Nathan - Nebulosa

(CD 2016, 64:18, AMS 264 CD)

The tracks:
  1- La Notte Prima(1:17)
  2- Diluvio(4:29)
  3- Nebulosa(6:13)
  4- Resto Qui(7:31)
  5- Nel Profondo(1:19)
  6- La Coltre Viola(2:57)
  7- A Ferro E Fuoco(7:15)
  8- Il Tempo Dei Miracoli(8:07)
  9- L'attesa(6:03)
10- Il Fiume Sa(9:02)
11- Comandavo Il Vento(5:59)
12- Quando Volo(4:06)


Here we have an Italian group from the town of Savona. They are a quartet consisting of Piergiorgio Abba (keyboards, piano), Bruno Lugaro (vocals, bass), Fabio Sanfilippo (drums) and Daniele Ferro (guitars). On this album they were assisted by Marco Milano (piano), Monica Giovannini (backing vocals), Mauro Brunzu (bass) and Davide Rivera on flute. I hadn't heard of them before, but they deliver a quite pleasant and very accessible kind of Italian symphonic prog with warm vocals (as often from Italy - I just love them). Let's just look at some pieces.

The first highlights are the fluent melodic guitars on the second track Diluvio and this piece also reveals clear influences from Genesis. And do I also hear some IQ there in the keyboards? Resto Qui first brings wonderful David Gilmour-like guitars and after that some delicious widdly keys. And I must also mention the solid bass that wanders a bit in the background, but plays an important supportive role on the entire album. Nel Profondo is a short floating spacey synth-oriented piece. I wouldn't have minded if it had lasted for another 7 minutes! A Ferro E Fuoco is a long one, and another highlight with some awesome keyboard work and triumphant melodies. Just wonderful. The flute adds some nice accents too. The 8 minute Il Tempo Dei Miracoli treats us once again to some great Pink Floyd kind of guitar parts and then those keys that many neo/sympho fans will go bonkers over - before we get some bombastic choir Mellotron (or at least something that sounds like a Tron) only to return to melancholic piano and voice again. Il Fiume Sa is the longest piece. Interestingly the band uses some keyboard sounds (and arrangement) here that reminds me of the great French group Minimum Vital. There's another wonderful Genesis-like middle section before organ and guitars take things towards a fantastic climax.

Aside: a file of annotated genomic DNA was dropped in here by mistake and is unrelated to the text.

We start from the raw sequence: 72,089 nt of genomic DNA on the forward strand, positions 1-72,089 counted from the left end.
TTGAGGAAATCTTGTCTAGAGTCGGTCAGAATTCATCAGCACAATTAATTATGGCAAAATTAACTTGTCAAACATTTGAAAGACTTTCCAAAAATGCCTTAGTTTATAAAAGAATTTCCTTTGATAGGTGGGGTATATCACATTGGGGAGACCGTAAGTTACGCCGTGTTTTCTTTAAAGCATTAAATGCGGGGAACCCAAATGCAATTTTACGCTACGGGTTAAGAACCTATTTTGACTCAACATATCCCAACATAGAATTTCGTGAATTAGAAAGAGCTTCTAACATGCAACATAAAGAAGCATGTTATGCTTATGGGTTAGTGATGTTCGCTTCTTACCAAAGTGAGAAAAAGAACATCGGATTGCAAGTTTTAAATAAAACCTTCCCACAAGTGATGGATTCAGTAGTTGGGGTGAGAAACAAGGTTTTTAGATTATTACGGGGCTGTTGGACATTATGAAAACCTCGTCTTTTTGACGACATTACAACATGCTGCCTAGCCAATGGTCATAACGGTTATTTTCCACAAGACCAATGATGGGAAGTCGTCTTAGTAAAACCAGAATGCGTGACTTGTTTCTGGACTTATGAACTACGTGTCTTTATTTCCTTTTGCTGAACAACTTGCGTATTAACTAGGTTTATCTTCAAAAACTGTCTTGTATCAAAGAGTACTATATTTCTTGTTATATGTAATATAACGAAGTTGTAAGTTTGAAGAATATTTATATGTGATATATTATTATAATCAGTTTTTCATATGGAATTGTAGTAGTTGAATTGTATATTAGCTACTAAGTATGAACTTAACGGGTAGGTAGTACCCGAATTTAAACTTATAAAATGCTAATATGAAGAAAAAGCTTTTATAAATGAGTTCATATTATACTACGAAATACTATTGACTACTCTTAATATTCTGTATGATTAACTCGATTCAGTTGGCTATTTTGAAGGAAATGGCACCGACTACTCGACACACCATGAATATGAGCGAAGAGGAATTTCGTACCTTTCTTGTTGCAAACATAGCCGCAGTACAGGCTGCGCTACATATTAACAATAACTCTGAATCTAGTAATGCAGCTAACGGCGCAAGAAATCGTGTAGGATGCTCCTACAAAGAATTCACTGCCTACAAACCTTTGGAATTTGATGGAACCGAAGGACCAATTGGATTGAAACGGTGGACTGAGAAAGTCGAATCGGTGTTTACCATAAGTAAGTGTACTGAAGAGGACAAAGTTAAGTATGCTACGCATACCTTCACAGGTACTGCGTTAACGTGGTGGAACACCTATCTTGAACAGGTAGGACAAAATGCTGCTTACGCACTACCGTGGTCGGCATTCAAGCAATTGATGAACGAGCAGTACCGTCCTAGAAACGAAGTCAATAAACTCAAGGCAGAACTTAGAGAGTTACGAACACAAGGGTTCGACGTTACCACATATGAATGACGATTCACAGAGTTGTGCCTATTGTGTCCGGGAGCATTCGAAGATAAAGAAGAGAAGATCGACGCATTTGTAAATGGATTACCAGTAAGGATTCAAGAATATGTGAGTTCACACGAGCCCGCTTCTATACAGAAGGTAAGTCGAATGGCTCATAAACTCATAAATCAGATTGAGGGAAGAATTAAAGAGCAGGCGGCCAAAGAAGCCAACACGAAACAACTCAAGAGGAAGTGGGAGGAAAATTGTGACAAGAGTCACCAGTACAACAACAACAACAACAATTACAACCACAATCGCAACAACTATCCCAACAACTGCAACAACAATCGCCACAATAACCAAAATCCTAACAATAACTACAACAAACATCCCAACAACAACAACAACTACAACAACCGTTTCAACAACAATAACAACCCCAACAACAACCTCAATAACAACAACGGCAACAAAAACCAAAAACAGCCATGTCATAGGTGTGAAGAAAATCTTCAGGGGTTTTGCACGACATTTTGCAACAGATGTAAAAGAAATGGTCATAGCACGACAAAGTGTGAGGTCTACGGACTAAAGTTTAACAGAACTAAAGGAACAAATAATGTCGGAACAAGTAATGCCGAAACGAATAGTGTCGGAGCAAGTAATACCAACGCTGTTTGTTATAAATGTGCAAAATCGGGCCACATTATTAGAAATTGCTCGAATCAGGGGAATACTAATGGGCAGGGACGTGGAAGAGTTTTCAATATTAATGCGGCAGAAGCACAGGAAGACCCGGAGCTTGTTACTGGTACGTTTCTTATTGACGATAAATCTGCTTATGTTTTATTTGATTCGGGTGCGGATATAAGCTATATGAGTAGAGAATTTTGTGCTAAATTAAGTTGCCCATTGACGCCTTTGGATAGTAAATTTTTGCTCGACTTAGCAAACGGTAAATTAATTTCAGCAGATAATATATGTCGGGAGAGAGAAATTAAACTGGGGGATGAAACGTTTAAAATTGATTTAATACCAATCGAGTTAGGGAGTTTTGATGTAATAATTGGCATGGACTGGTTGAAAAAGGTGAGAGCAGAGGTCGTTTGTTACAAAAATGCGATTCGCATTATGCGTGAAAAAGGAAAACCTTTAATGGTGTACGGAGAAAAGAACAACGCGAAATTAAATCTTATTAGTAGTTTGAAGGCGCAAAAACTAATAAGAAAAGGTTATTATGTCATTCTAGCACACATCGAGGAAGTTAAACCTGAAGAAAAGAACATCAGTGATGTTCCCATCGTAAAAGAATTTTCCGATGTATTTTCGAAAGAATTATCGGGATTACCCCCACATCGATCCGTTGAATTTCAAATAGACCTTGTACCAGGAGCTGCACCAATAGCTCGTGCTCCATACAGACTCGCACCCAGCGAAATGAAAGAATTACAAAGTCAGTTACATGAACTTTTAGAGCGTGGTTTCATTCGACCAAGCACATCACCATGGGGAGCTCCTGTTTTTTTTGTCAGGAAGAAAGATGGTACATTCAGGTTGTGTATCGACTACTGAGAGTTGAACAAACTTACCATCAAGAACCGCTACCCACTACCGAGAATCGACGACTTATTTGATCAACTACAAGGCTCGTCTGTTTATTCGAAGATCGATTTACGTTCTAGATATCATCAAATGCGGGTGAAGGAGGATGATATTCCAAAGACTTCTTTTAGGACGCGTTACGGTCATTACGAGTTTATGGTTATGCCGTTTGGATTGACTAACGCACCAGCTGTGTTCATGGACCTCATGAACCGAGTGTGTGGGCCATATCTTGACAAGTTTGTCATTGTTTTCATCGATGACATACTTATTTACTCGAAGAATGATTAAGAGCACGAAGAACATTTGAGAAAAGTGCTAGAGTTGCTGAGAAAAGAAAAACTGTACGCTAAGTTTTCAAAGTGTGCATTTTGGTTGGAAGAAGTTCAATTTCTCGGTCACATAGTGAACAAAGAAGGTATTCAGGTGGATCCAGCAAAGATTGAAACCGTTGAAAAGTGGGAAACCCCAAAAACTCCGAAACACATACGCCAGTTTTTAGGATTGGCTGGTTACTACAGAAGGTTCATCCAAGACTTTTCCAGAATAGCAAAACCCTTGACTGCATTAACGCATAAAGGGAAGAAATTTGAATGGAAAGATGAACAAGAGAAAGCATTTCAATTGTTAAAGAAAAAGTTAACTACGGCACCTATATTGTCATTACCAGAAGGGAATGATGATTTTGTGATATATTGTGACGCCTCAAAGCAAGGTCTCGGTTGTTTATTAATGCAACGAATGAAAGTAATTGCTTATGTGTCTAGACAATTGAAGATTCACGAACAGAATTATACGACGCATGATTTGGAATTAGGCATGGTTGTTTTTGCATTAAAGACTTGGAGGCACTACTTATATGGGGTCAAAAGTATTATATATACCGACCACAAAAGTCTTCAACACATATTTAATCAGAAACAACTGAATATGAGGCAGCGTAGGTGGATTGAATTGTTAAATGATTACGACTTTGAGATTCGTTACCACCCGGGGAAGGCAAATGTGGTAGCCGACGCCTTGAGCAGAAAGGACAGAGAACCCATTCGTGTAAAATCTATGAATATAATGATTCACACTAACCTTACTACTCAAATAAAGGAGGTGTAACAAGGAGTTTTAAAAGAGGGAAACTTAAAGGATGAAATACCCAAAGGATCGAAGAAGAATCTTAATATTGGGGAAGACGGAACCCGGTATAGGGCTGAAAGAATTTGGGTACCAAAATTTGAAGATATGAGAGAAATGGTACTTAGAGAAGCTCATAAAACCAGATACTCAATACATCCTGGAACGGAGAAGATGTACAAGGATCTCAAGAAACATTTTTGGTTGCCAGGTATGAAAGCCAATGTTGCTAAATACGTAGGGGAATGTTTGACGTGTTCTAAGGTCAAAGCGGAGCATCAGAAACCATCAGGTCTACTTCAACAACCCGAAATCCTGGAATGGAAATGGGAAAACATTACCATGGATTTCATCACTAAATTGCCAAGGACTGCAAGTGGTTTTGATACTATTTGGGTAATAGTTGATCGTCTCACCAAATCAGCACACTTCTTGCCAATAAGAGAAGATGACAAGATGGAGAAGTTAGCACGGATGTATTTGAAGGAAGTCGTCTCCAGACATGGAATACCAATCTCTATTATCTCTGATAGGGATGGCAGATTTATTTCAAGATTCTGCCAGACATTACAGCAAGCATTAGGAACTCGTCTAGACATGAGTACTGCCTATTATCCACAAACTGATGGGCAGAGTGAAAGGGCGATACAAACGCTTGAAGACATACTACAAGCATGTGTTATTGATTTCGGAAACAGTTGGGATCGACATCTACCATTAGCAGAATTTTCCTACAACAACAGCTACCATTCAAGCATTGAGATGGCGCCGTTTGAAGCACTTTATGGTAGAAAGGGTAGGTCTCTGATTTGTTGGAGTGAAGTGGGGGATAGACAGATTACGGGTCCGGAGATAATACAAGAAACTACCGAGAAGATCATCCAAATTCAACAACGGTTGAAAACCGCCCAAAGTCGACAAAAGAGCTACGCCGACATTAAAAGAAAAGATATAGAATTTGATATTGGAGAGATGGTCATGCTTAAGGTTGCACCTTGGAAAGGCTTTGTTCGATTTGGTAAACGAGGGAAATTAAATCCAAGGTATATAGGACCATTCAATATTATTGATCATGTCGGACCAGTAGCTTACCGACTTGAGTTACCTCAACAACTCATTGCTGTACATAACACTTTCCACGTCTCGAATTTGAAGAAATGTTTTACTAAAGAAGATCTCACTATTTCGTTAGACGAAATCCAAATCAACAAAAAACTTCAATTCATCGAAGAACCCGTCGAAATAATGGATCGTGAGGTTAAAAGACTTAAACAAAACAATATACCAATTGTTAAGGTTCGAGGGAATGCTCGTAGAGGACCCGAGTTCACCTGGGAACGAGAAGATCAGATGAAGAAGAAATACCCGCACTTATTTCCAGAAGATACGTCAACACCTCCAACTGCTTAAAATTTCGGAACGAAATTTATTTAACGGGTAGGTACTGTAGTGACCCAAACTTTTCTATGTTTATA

The disc comes in a nice gatefold paper sleeve. I like those. As a whole this album is warmly recommended to people who like symphonic prog, in particular those with a love for the Italian brand.

***+ Carsten Busch (edited by Astrid de Ronde)

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